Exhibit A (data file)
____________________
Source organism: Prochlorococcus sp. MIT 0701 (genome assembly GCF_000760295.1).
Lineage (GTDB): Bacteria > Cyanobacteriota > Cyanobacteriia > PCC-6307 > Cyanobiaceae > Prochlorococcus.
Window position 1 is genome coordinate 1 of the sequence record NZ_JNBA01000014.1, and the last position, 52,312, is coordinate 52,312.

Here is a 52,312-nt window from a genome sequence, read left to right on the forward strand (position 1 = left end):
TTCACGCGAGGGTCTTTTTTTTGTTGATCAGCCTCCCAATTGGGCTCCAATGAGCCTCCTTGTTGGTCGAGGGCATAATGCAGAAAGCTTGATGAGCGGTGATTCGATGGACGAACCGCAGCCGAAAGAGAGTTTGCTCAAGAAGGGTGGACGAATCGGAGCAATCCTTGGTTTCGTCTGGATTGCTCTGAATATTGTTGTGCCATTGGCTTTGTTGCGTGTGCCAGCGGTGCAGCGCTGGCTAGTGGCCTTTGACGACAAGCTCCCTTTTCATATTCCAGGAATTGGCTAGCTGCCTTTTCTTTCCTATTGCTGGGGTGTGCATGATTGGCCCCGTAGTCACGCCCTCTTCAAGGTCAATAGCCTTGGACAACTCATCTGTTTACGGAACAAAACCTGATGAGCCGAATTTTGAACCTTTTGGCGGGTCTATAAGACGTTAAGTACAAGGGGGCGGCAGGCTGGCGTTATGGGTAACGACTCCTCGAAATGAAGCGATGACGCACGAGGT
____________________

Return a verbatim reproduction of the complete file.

Source organism: Prochlorococcus sp. MIT 0701 (genome assembly GCF_000760295.1).
Lineage (GTDB): Bacteria > Cyanobacteriota > Cyanobacteriia > PCC-6307 > Cyanobiaceae > Prochlorococcus.
Window position 1 is genome coordinate 1 of the sequence record NZ_JNBA01000014.1, and the last position, 52,312, is coordinate 52,312.

Here is a 52,312-nt window from a genome sequence, read left to right on the forward strand (position 1 = left end):
TTCACGCGAGGGTCTTTTTTTTGTTGATCAGCCTCCCAATTGGGCTCCAATGAGCCTCCTTGTTGGTCGAGGGCATAATGCAGAAAGCTTGATGAGCGGTGATTCGATGGACGAACCGCAGCCGAAAGAGAGTTTGCTCAAGAAGGGTGGACGAATCGGAGCAATCCTTGGTTTCGTCTGGATTGCTCTGAATATTGTTGTGCCATTGGCTTTGTTGCGTGTGCCAGCGGTGCAGCGCTGGCTAGTGGCCTTTGACGACAAGCTCCCTTTTCATATTCCAGGAATTGGCTAGCTGCCTTTTCTTTCCTATTGCTGGGGTGTGCATGATTGGCCCCGTAGTCACGCCCTCTTCAAGGTCAATAGCCTTGGACAACTCATCTGTTTACGGAACAAAACCTGATGAGCCGAATTTTGAACCTTTTGGCGGGTCTATAAGACGTTAAGTACAAGGGGGCGGCAGGCTGGCGTTATGGGTAACGACTCCTCGAAATGAAGCGATGACGCACGAGGT